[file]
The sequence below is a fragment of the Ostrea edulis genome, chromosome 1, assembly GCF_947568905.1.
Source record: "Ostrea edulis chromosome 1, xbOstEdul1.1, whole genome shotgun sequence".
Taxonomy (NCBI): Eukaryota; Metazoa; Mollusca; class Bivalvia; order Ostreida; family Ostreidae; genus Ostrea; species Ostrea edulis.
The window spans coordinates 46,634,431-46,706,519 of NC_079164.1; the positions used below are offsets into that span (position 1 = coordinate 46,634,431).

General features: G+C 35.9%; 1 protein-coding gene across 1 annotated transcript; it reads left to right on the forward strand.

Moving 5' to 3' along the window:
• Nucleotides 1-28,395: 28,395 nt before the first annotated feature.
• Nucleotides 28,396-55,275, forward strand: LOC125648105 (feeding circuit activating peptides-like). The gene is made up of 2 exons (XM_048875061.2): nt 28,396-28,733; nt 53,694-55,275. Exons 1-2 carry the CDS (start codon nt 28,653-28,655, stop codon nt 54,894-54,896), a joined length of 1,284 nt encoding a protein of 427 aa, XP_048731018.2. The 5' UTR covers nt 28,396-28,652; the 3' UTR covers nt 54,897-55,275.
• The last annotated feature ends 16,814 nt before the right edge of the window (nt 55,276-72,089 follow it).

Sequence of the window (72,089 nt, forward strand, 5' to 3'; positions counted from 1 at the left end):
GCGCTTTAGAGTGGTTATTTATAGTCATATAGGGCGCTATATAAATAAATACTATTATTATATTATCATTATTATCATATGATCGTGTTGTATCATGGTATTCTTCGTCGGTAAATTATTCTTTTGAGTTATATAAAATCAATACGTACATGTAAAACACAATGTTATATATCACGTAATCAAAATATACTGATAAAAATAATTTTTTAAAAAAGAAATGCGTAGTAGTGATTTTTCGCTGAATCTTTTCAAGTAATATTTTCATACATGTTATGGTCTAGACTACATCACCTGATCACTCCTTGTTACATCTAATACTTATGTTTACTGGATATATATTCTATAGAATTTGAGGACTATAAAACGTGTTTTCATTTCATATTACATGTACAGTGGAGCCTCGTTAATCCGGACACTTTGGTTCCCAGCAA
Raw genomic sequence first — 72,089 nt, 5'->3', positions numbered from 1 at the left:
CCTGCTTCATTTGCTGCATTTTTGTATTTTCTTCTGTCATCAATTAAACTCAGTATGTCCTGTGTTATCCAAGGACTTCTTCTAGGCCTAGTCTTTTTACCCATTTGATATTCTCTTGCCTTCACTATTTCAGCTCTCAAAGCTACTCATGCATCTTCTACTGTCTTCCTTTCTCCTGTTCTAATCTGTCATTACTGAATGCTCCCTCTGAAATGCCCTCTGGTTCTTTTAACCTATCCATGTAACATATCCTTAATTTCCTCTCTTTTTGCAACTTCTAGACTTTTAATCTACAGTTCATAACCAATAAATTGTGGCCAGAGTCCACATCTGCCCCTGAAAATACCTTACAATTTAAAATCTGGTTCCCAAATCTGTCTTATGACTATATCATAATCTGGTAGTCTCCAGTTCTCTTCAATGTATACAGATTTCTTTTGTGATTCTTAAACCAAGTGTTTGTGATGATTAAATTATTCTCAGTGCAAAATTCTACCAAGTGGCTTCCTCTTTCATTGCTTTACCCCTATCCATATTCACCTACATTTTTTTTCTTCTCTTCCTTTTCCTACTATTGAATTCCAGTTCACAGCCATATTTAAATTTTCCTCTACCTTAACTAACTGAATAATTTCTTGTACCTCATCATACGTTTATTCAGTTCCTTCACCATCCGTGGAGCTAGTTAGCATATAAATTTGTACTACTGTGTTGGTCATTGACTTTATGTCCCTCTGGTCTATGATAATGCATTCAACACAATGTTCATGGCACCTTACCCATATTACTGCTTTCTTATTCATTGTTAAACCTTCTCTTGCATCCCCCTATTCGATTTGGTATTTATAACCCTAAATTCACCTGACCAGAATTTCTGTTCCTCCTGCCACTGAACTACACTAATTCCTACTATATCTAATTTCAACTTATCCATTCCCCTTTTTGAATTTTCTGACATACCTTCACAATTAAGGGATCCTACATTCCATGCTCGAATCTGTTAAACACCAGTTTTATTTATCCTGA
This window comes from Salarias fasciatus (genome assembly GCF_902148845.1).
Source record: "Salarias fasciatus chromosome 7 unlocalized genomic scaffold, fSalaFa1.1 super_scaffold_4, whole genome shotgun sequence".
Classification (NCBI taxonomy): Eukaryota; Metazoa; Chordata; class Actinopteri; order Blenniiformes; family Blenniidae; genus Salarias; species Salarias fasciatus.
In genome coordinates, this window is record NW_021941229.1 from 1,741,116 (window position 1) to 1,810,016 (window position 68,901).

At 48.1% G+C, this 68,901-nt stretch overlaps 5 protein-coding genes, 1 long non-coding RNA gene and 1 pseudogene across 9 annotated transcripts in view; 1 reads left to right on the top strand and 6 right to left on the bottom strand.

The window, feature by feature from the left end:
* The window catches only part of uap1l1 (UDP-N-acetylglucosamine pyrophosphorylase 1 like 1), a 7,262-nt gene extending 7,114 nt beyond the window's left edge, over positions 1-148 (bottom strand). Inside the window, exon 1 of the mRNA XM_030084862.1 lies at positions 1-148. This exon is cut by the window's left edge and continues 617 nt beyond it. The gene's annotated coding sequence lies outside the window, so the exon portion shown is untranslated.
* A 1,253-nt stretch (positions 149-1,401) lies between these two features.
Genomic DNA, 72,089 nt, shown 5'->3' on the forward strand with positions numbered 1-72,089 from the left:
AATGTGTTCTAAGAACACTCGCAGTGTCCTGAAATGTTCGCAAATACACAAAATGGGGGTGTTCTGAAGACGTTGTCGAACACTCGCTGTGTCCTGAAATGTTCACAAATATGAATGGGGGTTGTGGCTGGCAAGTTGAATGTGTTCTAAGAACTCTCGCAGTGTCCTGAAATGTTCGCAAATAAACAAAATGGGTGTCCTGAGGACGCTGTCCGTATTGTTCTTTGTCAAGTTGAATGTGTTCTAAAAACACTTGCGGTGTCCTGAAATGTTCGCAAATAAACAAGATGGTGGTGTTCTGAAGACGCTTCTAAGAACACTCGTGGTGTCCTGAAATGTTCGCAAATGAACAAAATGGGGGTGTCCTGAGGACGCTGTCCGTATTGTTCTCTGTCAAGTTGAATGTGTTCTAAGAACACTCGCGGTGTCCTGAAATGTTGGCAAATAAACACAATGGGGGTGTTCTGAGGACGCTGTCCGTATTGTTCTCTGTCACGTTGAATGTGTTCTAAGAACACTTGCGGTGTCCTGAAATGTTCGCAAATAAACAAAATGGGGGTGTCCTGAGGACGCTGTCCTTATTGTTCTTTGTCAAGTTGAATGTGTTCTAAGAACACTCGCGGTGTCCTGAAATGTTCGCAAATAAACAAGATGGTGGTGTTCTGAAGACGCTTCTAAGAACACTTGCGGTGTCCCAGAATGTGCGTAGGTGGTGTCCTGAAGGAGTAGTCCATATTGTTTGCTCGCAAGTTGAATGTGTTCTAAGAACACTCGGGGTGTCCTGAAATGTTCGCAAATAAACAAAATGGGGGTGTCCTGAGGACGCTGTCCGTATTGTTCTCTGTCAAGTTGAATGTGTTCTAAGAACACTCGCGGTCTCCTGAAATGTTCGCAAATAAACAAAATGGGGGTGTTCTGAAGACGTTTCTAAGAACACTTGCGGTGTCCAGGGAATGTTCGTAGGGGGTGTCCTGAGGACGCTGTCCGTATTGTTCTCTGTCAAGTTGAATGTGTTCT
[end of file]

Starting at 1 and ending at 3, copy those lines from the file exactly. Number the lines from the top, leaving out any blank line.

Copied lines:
The sequence below is a fragment of the Ostrea edulis genome, chromosome 1, assembly GCF_947568905.1.
Source record: "Ostrea edulis chromosome 1, xbOstEdul1.1, whole genome shotgun sequence".
Taxonomy (NCBI): Eukaryota; Metazoa; Mollusca; class Bivalvia; order Ostreida; family Ostreidae; genus Ostrea; species Ostrea edulis.